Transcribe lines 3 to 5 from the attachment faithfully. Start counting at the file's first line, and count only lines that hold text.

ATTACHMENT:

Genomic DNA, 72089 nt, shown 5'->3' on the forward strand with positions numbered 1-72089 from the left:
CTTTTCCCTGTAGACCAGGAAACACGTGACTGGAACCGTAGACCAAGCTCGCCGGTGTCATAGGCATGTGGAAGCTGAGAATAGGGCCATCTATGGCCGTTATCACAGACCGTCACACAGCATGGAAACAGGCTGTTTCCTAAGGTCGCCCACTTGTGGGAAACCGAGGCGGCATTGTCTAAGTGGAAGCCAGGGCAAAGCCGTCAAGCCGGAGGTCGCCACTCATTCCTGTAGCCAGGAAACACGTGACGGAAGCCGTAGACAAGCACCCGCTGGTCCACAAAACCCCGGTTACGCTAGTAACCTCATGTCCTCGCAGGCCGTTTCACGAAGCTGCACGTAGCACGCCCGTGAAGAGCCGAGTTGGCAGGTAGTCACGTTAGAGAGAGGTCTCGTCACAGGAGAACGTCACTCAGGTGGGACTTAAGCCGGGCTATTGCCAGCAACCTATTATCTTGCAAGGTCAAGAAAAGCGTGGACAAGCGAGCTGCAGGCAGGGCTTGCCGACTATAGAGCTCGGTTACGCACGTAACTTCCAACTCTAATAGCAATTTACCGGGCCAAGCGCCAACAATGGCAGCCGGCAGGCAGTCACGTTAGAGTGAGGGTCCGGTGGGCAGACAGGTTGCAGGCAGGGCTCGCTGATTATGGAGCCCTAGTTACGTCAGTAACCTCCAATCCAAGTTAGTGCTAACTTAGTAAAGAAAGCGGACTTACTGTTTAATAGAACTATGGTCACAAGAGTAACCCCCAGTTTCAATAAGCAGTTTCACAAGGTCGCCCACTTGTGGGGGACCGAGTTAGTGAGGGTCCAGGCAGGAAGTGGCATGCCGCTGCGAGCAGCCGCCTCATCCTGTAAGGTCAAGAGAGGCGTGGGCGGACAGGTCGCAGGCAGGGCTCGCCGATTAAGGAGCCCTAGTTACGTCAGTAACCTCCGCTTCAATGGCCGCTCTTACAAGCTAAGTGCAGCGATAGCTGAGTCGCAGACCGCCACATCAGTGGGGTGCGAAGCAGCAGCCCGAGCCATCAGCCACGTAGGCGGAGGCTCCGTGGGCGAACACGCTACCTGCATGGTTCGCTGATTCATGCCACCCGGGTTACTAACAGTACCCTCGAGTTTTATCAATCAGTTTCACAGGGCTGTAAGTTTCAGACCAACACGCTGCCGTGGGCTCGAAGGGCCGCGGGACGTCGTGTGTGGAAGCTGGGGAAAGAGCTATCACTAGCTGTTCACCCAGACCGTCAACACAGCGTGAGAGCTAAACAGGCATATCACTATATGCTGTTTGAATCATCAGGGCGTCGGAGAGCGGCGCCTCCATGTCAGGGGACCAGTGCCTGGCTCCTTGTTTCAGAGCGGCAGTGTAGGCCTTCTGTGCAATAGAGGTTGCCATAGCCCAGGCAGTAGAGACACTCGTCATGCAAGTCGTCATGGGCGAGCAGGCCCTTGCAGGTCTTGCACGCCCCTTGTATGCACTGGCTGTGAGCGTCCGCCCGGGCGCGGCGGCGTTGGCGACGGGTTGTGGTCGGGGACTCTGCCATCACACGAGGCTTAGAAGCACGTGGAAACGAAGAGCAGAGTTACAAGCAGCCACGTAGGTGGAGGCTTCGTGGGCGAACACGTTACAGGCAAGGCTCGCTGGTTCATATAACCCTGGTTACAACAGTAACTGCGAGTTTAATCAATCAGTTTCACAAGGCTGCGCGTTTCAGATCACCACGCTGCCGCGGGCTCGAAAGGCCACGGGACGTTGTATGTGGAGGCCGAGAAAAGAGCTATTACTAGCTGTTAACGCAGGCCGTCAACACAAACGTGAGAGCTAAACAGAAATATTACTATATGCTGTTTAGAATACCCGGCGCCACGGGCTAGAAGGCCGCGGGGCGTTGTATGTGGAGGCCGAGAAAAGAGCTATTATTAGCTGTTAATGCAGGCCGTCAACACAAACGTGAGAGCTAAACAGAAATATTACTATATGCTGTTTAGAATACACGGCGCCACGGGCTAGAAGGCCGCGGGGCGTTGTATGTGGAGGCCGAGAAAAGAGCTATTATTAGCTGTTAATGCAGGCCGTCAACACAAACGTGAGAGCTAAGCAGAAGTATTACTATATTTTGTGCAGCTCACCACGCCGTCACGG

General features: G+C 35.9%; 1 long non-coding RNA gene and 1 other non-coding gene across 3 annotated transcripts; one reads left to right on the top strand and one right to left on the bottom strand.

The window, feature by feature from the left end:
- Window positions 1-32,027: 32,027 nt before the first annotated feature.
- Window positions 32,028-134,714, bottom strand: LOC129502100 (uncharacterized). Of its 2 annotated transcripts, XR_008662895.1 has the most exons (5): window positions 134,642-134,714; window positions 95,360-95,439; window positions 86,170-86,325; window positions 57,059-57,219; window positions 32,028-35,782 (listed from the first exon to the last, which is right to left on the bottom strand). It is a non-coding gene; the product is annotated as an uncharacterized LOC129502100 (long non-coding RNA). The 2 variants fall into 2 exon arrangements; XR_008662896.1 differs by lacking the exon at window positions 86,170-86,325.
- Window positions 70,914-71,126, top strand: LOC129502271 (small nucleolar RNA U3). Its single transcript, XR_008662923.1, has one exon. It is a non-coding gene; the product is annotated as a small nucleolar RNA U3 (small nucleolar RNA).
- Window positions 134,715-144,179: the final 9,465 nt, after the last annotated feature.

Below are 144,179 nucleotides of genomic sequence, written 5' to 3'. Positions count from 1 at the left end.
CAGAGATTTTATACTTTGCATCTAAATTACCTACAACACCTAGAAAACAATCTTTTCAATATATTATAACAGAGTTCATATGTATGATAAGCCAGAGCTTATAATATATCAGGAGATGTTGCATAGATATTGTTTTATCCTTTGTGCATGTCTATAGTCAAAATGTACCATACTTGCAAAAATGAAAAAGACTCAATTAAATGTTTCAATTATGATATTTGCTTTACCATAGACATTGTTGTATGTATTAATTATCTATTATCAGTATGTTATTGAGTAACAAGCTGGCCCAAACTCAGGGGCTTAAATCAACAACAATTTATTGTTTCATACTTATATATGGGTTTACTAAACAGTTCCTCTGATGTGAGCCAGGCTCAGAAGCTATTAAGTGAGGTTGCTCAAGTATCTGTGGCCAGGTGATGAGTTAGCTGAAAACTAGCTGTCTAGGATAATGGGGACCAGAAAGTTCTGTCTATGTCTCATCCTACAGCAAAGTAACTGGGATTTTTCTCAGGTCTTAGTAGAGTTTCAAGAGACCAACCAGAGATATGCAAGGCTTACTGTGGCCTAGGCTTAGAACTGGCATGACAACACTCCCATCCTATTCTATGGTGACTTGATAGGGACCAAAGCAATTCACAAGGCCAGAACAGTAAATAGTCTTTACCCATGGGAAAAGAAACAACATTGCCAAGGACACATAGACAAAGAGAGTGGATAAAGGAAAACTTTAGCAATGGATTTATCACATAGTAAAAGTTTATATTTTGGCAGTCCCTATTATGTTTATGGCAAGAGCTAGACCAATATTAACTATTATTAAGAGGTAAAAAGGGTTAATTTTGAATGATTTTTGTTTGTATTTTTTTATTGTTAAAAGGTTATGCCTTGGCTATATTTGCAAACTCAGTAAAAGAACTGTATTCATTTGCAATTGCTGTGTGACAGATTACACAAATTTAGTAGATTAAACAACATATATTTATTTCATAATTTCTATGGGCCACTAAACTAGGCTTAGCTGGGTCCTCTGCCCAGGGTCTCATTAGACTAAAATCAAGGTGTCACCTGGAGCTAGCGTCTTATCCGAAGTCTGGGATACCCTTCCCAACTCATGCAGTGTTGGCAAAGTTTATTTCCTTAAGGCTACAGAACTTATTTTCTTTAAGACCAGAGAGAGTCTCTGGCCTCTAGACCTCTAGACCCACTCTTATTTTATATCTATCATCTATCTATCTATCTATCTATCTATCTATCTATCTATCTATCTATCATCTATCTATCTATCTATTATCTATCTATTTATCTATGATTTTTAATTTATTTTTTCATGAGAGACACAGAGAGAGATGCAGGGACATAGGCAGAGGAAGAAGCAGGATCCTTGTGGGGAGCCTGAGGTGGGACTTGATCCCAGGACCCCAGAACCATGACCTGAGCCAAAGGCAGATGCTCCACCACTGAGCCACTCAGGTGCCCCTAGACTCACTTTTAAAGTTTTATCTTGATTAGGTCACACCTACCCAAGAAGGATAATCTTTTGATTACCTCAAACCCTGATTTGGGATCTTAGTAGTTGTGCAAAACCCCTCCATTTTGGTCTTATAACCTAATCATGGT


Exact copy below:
General features: G+C 35.9%; 1 long non-coding RNA gene and 1 other non-coding gene across 3 annotated transcripts; one reads left to right on the top strand and one right to left on the bottom strand.

The window, feature by feature from the left end:
- Window positions 1-32,027: 32,027 nt before the first annotated feature.